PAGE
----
Why SpaceX have only one planned potential launch of F9 on their July manifest. https://en.wikipedia.org/wiki/List_of_Falcon_9_and_Falcon_Heavy_launches It show only one potential F9 launch from Vandenberg.

They planned to have 48 launches this year with cadence of 4 F9 or FH launches per month. Is there some specific reason for it. For example bad weather in CC or Vandenberg. Problems with refurbishing of used boosters. Problems with manufacturing Starlinks or delivering other commercial or government payloads.


2 Answers 2


July is when the range takes a two week closure to maintain and upgrade the equipment. Radar, tracking cameras, software and so on.

This cut July down to two usable weeks. Until mid-July only JRTI was available, and ASOG had yet to be delivered.

The last launch was Jun 30th I think, and they need a few days to recycle an ASDS and send it back out.

I cannot answer why they did not try to shove any launches in before or after the closure but seems like July is a slow one.

  • $\begingroup$ What about Vandenberg, is it also closed for 2 weeks in July. They planned to have 10 launches from SLC-4E including first polar Starlinks, but so far didn't launch any. Must they waited for SLC-4E to be redesign in some way for polar Starlinks or higher launch cadence or they simply didn't have payloads so far for Vandenberg launches. $\endgroup$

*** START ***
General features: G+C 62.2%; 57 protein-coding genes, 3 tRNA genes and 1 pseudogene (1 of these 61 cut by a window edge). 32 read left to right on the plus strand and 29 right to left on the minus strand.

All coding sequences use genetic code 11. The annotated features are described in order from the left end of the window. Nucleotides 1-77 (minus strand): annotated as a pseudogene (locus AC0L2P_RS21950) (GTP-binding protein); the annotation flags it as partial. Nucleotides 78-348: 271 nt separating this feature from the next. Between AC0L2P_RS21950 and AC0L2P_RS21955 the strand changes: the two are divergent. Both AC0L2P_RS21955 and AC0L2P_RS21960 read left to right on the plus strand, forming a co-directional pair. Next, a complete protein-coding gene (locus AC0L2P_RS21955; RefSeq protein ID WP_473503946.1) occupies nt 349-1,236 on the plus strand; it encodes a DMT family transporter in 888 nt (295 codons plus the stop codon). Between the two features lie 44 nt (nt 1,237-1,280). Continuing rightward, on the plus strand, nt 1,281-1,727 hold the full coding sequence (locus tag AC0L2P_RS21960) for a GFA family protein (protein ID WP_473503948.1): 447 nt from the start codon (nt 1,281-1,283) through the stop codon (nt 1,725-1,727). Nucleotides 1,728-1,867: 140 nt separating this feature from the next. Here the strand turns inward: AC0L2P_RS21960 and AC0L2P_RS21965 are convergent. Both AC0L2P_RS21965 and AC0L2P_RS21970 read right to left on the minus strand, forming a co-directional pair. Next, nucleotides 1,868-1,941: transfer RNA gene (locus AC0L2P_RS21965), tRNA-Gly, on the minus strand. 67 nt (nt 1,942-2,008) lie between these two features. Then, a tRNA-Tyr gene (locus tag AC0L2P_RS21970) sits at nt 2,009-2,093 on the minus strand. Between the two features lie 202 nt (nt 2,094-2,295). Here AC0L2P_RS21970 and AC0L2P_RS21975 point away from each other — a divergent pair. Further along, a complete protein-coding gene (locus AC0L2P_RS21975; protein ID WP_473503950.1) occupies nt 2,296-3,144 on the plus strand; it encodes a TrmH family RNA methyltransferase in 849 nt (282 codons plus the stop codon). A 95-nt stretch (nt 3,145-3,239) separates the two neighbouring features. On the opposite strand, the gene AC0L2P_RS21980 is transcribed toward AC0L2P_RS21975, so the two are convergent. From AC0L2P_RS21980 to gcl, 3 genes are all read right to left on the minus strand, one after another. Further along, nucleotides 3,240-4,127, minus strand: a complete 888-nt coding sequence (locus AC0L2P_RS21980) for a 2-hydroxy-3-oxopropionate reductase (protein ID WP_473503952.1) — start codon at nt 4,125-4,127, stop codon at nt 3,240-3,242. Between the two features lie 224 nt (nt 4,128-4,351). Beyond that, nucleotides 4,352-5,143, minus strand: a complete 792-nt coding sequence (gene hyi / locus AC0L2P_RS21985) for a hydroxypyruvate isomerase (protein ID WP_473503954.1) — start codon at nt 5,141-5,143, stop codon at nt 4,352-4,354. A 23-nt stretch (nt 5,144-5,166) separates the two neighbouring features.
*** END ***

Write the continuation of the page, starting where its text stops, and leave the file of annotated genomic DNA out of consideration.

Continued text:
– David Cage
    Commented Jul 21, 2021 at 11:00
  • 2
    $\begingroup$ Droneship isn't ready to catch the boosters launched from Vanderberg yet. teslarati.com/… $\endgroup$
    – Naktibalda
    Commented Jul 21, 2021 at 11:14

Starlink launches aren't like other satellite launches. The current plans call for a constellation of around 10,000 satellites to be launched in the next six years at a minimum cadence of 33 launches a year. To achieve that rate, SpaceX is taking an "assembly line" approach to the entire launch process.

SpaceX completed their first shell of Starlink satellites (550 km altitude, 53° inclination) with their May 26 launch. The next shell is a set of 720 satellites in 70° orbits, for which Vandenberg is a better launch site. The current pause is needed to let SpaceX move their "rocket launch factory" across the country.

If you subtract out the Starlink launches, SpaceX has been maintaining a cadence of about one launch a month. At that rate, going a month without a launch is nothing unusual.


Your Answer

By clicking “Post Your Answer”, you agree to our terms of service and acknowledge you have read our privacy policy.

Not the answer you're looking for? Browse other questions tagged or ask your own question.